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Comments

  • From: bmanning
  • Date: Tue Aug 30 06:28:43 1994
  • Posted-date: Tue, 30 Aug 1994 03:28:33 -0700 (PDT)

  			A commentary on
  		"A Routing Design for ATM NAPS"
  			
  			Bill Manning
  			bmanning@isi.edu
  
  			23 August 1994
  
  Abstract:
  	Attempts to clarify the important points in this document and proposes
  	an alternative that can be deployed in a reasonable timeframe.
  
  Commentary:
  
  	This is an interesting and useful paper. It covers what was current
  	technology in 2q94 and points out one of several methods for 
	supporting ATM in the context of a Routing Registry/Route Server.  
	Several clever approaches were used to overcome gaps in standards 
	implementation by vendors.
  
  	The approach indicated in section two of the MERIT paper is a common 
	approach that was generally approved in both the NANOG meeting and a 
	NAP participant meeting that was held during the Toronto IETF.

  	The difficulties with the RFC 1490 approach were listed in the 
	Toronto meeting.  I list them here:
  
  		There is no clear migration path from this approach to
  		a more correct/robust implementation using RFC 1577
  		encapsulation over native ATM (OC3c).

  		There are additional points of failure and additional costs
  		with the requirement for an ADSU.

  		The listed approach requires manual configuration.

  		This appears to lock the NAP into a top speed of 45Mbps
  		or DS3 speeds.

  	In addition to these weaknesses, there were a number of assumptions
  	regarding specific hardware implementations of ATM protocols (use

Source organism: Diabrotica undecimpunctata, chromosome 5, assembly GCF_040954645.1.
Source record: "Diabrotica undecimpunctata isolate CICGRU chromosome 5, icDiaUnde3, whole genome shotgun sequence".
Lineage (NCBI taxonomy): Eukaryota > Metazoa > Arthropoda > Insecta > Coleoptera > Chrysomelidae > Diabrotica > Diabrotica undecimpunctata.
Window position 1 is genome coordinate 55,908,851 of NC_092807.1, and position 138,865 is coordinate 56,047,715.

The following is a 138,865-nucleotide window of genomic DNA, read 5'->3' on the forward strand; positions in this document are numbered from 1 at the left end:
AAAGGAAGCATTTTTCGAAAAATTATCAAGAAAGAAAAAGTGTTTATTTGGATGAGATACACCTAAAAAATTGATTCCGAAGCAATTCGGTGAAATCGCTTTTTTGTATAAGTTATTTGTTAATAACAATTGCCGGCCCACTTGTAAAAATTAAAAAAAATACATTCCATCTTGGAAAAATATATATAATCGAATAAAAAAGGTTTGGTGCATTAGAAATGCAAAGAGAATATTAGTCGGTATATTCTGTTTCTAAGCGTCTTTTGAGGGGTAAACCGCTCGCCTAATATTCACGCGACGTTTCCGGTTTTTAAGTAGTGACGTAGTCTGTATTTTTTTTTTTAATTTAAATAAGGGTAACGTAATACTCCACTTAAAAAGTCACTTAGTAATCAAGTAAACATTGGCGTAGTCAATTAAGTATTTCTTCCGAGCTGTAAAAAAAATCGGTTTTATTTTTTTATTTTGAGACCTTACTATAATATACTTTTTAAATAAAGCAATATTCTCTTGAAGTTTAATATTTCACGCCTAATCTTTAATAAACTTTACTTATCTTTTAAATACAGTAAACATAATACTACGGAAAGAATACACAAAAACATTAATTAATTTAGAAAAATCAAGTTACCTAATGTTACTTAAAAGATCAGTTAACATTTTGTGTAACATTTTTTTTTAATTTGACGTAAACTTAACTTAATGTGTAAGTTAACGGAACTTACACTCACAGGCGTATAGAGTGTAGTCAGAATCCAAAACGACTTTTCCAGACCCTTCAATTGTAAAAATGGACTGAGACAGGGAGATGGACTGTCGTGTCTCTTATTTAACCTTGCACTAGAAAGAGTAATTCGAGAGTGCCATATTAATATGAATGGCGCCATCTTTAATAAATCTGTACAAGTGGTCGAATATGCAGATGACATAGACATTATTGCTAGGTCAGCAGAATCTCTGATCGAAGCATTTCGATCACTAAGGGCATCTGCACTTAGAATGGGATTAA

of a very small selection of vendors and limited interfaces) and 
  	the ability and/or willingness of the attaching ISPs to work toward
  	a more elegant, cheaper, robust solution at the possible expense of 
  	some time while vendors address the implementation gaps.
  
  	Questions on the desirability of a native media support with RFC 1577
  	support were posted to the IP-ATM wg of the IETF and the 
  	email response was affirmative in recommending an approach with
 	RFC 1483/1577 over AAL5 with LLC/SNAP coding.
  	A brief review of the European PNO pilots seems to indicate that
  	this is the desired approach in that arena too.
  
  	Even the vendors who were not invited to either meeting have expressed
  	an interest in fixing these problems in the near term, where near term
	is the next 2 to 6 months.

  	So, I suggest the MERIT paper should not be viewed as the only or 
	desired method of connecting to an ATM NAP.  It should be carefully read
  	as the documentation of a successful experiment.

--bill
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